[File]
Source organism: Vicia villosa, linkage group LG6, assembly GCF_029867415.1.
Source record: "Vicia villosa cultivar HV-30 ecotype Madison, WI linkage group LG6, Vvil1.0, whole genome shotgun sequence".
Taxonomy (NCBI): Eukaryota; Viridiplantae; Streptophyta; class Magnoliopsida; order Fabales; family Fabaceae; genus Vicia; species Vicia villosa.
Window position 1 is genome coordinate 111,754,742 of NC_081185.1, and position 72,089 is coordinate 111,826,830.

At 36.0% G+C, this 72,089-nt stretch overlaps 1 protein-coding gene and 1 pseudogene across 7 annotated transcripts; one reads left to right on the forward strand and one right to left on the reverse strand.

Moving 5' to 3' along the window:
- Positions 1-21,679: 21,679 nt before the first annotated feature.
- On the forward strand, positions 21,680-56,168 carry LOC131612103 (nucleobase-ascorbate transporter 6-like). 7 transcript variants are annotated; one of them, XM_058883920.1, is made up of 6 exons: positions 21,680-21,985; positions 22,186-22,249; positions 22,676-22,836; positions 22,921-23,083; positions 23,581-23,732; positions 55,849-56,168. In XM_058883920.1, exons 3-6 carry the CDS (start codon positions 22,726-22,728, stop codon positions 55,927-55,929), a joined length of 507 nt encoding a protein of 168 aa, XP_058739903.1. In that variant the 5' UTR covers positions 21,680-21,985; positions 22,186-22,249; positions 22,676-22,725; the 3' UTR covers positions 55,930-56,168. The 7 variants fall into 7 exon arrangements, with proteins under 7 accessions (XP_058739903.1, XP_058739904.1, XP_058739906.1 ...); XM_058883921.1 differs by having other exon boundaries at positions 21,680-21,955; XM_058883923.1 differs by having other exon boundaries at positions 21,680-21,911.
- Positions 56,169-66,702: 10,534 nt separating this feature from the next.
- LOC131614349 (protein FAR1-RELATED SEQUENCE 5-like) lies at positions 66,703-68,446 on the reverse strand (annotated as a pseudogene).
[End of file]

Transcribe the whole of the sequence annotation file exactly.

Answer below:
Source organism: Vicia villosa, linkage group LG6, assembly GCF_029867415.1.
Source record: "Vicia villosa cultivar HV-30 ecotype Madison, WI linkage group LG6, Vvil1.0, whole genome shotgun sequence".
Taxonomy (NCBI): Eukaryota; Viridiplantae; Streptophyta; class Magnoliopsida; order Fabales; family Fabaceae; genus Vicia; species Vicia villosa.
Window position 1 is genome coordinate 111,754,742 of NC_081185.1, and position 72,089 is coordinate 111,826,830.

At 36.0% G+C, this 72,089-nt stretch overlaps 1 protein-coding gene and 1 pseudogene across 7 annotated transcripts; one reads left to right on the forward strand and one right to left on the reverse strand.

Moving 5' to 3' along the window:
- Positions 1-21,679: 21,679 nt before the first annotated feature.
- On the forward strand, positions 21,680-56,168 carry LOC131612103 (nucleobase-ascorbate transporter 6-like). 7 transcript variants are annotated; one of them, XM_058883920.1, is made up of 6 exons: positions 21,680-21,985; positions 22,186-22,249; positions 22,676-22,836; positions 22,921-23,083; positions 23,581-23,732; positions 55,849-56,168. In XM_058883920.1, exons 3-6 carry the CDS (start codon positions 22,726-22,728, stop codon positions 55,927-55,929), a joined length of 507 nt encoding a protein of 168 aa, XP_058739903.1. In that variant the 5' UTR covers positions 21,680-21,985; positions 22,186-22,249; positions 22,676-22,725; the 3' UTR covers positions 55,930-56,168. The 7 variants fall into 7 exon arrangements, with proteins under 7 accessions (XP_058739903.1, XP_058739904.1, XP_058739906.1 ...); XM_058883921.1 differs by having other exon boundaries at positions 21,680-21,955; XM_058883923.1 differs by having other exon boundaries at positions 21,680-21,911.
- Positions 56,169-66,702: 10,534 nt separating this feature from the next.
- LOC131614349 (protein FAR1-RELATED SEQUENCE 5-like) lies at positions 66,703-68,446 on the reverse strand (annotated as a pseudogene).